Using SSH to connect to a remote system is a part of the job for many people. There are many tweaks available to play around with SSH. However, you may not always be using the same system to connect from. Here’s a quick guide to give you a responsive experience over SSH even with X forwarding. All the changes are on the client-side. So whether it would work depends on how the server is configured too. However, in a secured network, you may not be allowed to change anything on the server which is why there are no SSH server config changes here.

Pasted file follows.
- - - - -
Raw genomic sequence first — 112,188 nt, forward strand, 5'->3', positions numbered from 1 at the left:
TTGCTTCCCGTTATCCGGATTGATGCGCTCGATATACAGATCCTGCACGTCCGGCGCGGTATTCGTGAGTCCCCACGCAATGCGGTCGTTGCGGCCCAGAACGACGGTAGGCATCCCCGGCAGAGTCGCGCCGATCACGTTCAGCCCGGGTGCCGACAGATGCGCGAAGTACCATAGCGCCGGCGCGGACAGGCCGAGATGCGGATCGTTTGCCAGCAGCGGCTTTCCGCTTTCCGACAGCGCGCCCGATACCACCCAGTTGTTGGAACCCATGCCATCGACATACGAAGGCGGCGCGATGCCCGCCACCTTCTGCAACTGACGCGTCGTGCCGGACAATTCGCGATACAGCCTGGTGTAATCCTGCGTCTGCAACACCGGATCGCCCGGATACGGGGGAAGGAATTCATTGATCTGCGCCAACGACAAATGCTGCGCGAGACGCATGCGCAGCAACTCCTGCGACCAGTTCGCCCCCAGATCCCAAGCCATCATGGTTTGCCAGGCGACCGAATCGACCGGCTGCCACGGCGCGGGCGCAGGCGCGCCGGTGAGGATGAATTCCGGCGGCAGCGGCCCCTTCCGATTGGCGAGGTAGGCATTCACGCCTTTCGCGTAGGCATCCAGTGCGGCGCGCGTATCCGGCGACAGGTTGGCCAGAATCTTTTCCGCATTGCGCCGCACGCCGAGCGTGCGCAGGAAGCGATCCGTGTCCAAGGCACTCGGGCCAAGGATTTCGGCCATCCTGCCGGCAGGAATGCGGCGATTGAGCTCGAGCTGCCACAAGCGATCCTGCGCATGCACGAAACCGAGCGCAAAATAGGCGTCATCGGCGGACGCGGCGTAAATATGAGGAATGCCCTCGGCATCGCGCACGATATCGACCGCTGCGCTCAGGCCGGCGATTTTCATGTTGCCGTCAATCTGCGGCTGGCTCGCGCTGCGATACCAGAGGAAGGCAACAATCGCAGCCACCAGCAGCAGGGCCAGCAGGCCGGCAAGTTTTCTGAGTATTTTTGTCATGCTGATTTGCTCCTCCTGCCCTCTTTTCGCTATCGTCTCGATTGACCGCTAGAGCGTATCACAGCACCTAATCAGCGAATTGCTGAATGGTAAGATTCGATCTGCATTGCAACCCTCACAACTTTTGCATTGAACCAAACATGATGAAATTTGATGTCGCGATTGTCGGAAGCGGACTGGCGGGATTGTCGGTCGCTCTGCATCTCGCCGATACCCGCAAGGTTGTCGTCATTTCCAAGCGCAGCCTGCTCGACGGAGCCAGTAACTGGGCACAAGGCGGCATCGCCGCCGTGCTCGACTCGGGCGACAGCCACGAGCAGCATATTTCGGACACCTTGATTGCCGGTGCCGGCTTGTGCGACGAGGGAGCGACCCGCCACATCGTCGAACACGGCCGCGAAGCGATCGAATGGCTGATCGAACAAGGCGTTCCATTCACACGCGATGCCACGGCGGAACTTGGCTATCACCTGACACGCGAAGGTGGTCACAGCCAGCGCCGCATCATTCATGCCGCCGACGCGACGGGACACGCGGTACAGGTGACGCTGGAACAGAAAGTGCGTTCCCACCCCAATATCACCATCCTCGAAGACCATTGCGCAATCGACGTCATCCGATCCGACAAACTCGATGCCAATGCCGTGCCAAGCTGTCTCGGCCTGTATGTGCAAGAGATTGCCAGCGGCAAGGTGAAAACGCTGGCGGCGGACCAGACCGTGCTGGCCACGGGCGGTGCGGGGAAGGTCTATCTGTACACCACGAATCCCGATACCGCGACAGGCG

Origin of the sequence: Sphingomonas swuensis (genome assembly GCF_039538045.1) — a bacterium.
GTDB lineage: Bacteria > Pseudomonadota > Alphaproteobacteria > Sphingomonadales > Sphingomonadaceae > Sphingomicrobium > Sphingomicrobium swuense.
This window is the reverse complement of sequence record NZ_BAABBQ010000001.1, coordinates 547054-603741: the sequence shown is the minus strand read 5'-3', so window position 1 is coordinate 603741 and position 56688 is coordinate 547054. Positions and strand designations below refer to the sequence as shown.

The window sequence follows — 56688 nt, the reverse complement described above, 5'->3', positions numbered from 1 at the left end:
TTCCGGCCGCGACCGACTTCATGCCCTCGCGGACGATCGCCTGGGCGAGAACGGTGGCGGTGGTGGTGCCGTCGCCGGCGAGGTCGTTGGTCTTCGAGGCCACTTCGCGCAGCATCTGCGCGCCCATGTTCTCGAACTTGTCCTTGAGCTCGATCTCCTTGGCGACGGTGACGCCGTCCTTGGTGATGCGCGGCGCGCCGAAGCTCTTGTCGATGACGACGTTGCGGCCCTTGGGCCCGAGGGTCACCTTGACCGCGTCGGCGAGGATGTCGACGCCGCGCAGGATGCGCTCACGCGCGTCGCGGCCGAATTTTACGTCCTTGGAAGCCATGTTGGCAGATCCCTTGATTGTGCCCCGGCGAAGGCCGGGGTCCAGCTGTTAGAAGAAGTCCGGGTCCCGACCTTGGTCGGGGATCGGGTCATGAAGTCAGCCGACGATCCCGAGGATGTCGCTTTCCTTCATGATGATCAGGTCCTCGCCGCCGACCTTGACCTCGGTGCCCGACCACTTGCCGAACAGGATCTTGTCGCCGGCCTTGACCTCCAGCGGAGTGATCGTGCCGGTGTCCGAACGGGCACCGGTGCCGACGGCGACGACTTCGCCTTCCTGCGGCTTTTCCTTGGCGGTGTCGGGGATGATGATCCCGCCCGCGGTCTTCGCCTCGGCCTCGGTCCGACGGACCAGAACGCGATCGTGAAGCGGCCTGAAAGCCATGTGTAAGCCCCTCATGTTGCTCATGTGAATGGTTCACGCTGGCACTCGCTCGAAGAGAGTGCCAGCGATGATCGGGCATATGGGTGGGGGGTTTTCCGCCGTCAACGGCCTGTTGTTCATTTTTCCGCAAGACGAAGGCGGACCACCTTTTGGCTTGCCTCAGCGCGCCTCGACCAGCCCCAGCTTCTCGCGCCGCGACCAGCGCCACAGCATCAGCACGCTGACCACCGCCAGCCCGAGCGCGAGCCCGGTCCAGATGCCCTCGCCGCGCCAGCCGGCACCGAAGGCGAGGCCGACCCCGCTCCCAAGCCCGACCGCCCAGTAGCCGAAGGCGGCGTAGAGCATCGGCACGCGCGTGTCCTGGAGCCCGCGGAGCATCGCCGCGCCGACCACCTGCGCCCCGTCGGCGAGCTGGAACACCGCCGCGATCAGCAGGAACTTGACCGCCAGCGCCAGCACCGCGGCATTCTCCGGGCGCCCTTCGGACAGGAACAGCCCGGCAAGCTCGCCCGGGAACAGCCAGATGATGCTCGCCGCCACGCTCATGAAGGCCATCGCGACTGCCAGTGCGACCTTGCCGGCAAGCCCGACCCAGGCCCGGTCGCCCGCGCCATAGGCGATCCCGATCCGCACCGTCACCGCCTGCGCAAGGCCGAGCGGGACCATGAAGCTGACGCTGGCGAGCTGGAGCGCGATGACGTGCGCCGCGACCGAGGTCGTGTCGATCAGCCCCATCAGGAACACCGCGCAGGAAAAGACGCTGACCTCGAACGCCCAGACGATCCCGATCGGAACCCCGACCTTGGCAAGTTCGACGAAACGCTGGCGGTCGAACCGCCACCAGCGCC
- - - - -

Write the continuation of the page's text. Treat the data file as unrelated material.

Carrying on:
In the rest of the article ssh config file refers to /etc/ssh/ssh_config on the client system from which you are connecting.
$ ssh -X firstname.lastname@example.org
or, add the following in the ssh config file to do that permanently
ForwardX11Trusted yes //if you trust remote.com
ForwardX11 yes //even if remote.com is untrusted
Compression and reasonable encryption
$ ssh -XC -c blowfish-cbc,arcfour email@example.com
or, add the following to ssh config file
Disconnect hung connection
It happens more often than you think! You can get out of a hung SSH connection by keying in
i.e., you press Enter, then ~, then .
This one is a bit risky because if the master session hangs, the newly created ones will also hang forcing you to delete the socket or manually kill it.
To try it out, add the following in the config file
If you can’t avoid using SSH from mobile or tablet devices, check out mosh.